39 Lessons - Lesson 37 - There's a first time for everything

39 Lessons - Lesson 37 - There's a first time for everything

One marvelous lesson I have learned over the years - you are never too old to have your first time. This weekend was my first time in San Diego, California. While I came here for a workshop, I arrived a day early as I have never been here before and it's a hella long way to fly just for a workshop!! I wanted to do a post about all of the amazing firsts that I encountered on the trip.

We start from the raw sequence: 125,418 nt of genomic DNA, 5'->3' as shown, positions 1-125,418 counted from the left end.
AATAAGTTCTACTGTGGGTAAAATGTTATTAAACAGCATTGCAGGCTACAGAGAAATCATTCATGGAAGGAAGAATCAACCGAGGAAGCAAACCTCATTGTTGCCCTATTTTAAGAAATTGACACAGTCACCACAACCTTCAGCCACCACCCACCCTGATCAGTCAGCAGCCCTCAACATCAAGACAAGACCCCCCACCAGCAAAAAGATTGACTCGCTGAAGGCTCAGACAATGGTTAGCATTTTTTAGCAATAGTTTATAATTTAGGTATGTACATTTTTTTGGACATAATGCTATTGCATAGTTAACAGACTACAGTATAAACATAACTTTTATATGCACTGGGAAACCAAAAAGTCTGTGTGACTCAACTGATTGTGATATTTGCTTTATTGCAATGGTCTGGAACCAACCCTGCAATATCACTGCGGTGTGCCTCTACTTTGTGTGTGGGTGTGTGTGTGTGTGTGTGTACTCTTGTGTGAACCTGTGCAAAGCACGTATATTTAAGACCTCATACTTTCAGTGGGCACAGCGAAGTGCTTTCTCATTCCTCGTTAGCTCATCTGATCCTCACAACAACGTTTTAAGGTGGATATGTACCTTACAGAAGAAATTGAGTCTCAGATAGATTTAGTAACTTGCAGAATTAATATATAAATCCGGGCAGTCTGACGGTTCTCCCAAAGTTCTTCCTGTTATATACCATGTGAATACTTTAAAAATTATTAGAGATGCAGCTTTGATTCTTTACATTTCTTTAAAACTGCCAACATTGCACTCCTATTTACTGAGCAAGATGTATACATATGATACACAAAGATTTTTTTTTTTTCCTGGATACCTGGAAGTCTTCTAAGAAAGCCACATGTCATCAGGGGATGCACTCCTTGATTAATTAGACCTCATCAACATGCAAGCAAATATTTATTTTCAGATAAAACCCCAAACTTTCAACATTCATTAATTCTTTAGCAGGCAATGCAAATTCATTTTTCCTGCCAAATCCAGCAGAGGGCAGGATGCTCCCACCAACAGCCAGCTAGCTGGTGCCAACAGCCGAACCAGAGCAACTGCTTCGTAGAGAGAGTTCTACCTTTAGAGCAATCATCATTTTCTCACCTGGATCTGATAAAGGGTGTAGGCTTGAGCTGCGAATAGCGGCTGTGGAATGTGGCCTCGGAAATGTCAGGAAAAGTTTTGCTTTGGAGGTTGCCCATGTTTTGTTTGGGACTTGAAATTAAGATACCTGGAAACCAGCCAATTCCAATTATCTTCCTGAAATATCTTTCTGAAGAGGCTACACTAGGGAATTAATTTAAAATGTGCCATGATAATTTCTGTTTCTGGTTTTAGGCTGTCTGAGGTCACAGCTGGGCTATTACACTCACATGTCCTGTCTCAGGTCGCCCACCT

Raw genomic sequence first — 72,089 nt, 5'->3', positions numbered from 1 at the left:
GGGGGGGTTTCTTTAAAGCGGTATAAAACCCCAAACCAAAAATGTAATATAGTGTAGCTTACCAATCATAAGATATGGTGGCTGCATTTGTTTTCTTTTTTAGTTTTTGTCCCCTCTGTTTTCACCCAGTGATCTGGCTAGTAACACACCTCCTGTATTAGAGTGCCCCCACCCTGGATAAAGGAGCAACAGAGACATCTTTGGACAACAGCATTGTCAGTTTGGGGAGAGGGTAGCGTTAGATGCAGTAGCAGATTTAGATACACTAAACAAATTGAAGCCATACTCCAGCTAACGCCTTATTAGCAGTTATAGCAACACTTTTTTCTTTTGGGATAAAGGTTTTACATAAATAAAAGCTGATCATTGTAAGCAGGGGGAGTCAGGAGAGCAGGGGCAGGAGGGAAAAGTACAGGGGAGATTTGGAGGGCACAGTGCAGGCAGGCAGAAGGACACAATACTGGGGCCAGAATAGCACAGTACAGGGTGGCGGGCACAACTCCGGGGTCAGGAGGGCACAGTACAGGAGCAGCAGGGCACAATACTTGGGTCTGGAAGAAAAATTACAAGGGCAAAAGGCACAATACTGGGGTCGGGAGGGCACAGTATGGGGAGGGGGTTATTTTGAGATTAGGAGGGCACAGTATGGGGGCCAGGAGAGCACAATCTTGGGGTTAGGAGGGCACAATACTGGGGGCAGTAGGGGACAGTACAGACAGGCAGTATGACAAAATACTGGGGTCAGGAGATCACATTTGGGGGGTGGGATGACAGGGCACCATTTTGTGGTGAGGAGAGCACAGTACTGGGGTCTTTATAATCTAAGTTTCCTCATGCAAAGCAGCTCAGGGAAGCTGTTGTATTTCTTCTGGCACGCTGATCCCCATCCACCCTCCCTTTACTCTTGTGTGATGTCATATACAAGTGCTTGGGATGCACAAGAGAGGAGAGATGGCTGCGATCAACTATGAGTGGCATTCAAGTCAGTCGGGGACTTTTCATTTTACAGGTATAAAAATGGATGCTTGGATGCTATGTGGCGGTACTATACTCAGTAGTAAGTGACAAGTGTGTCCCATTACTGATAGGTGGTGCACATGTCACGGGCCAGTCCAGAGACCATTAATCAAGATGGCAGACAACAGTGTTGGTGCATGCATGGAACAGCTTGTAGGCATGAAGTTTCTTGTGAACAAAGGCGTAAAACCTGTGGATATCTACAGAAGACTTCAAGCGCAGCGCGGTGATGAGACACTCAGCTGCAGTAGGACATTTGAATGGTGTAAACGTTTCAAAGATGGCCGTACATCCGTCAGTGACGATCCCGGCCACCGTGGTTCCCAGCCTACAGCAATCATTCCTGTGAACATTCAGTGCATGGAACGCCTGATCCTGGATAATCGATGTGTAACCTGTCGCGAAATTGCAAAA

San Diego is a beautiful place. The city is clean and compact, and the driver to the hotel explained to me that it is the 8th largest city in the USA, which surprised me because it wasn’t as city-like as some of the other big cities I had been to. The locals seem extremely friendly - some people actually say hi when you walk down the street. I was about to cross the road yesterday and the traffic stopped, and the driver smiled and waved me across!!! I have come to the conclusion that it must be the sun and the proximity to the sea that makes people so friendly. The city is also pet friendly, and the landscape is dominated by the huge Petco sponsored sports stadium. The hotel that I stayed in had dog treats in the lobby, as well as dog bowls of water at various places. In addition, I heard that it does not move to the pace of the big cities like Manhattan and DC and that suited me just fine. As it is Labor day weekend, it was still hot and a number of persons complained about the heat. Being from Barbados, I can say that it was about the same as it was at home, but if you aren't accustomed to walking around in the heat, take precautions, wear sunscreen and walk with a huge bottle of water.